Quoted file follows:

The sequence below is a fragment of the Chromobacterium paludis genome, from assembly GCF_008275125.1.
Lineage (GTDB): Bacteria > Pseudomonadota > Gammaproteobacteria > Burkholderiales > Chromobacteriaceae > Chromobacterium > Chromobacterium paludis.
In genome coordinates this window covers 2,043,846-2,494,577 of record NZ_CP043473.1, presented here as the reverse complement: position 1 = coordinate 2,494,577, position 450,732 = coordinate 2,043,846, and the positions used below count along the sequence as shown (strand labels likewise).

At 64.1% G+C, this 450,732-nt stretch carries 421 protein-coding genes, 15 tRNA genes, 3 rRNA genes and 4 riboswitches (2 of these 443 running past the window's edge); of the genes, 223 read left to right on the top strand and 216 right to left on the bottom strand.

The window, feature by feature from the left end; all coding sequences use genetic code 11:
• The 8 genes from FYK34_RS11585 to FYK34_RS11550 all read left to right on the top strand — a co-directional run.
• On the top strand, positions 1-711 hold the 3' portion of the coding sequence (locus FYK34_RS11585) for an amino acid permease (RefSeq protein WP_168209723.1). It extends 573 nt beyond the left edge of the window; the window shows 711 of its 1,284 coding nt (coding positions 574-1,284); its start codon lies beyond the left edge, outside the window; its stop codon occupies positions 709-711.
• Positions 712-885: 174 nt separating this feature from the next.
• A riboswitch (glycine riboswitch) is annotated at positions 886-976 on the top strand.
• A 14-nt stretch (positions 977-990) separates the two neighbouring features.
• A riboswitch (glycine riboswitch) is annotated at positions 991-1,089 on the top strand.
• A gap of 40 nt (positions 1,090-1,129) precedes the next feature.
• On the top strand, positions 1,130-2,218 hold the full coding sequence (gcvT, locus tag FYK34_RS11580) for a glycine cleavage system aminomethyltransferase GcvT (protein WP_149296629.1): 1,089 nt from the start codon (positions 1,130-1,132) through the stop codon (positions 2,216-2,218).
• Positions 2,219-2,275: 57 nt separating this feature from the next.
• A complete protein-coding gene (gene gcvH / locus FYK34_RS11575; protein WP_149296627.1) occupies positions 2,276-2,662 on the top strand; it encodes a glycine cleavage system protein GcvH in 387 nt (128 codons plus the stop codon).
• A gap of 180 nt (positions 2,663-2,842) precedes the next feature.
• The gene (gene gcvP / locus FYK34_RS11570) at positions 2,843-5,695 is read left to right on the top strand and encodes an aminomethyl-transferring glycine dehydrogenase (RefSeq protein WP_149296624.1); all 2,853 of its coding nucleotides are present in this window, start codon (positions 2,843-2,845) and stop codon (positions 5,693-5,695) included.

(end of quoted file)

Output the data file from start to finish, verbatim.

The sequence below is a fragment of the Chromobacterium paludis genome, from assembly GCF_008275125.1.
Lineage (GTDB): Bacteria > Pseudomonadota > Gammaproteobacteria > Burkholderiales > Chromobacteriaceae > Chromobacterium > Chromobacterium paludis.
In genome coordinates this window covers 2,043,846-2,494,577 of record NZ_CP043473.1, presented here as the reverse complement: position 1 = coordinate 2,494,577, position 450,732 = coordinate 2,043,846, and the positions used below count along the sequence as shown (strand labels likewise).

At 64.1% G+C, this 450,732-nt stretch carries 421 protein-coding genes, 15 tRNA genes, 3 rRNA genes and 4 riboswitches (2 of these 443 running past the window's edge); of the genes, 223 read left to right on the top strand and 216 right to left on the bottom strand.

The window, feature by feature from the left end; all coding sequences use genetic code 11:
• The 8 genes from FYK34_RS11585 to FYK34_RS11550 all read left to right on the top strand — a co-directional run.
• On the top strand, positions 1-711 hold the 3' portion of the coding sequence (locus FYK34_RS11585) for an amino acid permease (RefSeq protein WP_168209723.1). It extends 573 nt beyond the left edge of the window; the window shows 711 of its 1,284 coding nt (coding positions 574-1,284); its start codon lies beyond the left edge, outside the window; its stop codon occupies positions 709-711.
• Positions 712-885: 174 nt separating this feature from the next.
• A riboswitch (glycine riboswitch) is annotated at positions 886-976 on the top strand.
• A 14-nt stretch (positions 977-990) separates the two neighbouring features.
• A riboswitch (glycine riboswitch) is annotated at positions 991-1,089 on the top strand.
• A gap of 40 nt (positions 1,090-1,129) precedes the next feature.
• On the top strand, positions 1,130-2,218 hold the full coding sequence (gcvT, locus tag FYK34_RS11580) for a glycine cleavage system aminomethyltransferase GcvT (protein WP_149296629.1): 1,089 nt from the start codon (positions 1,130-1,132) through the stop codon (positions 2,216-2,218).
• Positions 2,219-2,275: 57 nt separating this feature from the next.
• A complete protein-coding gene (gene gcvH / locus FYK34_RS11575; protein WP_149296627.1) occupies positions 2,276-2,662 on the top strand; it encodes a glycine cleavage system protein GcvH in 387 nt (128 codons plus the stop codon).
• A gap of 180 nt (positions 2,663-2,842) precedes the next feature.
• The gene (gene gcvP / locus FYK34_RS11570) at positions 2,843-5,695 is read left to right on the top strand and encodes an aminomethyl-transferring glycine dehydrogenase (RefSeq protein WP_149296624.1); all 2,853 of its coding nucleotides are present in this window, start codon (positions 2,843-2,845) and stop codon (positions 5,693-5,695) included.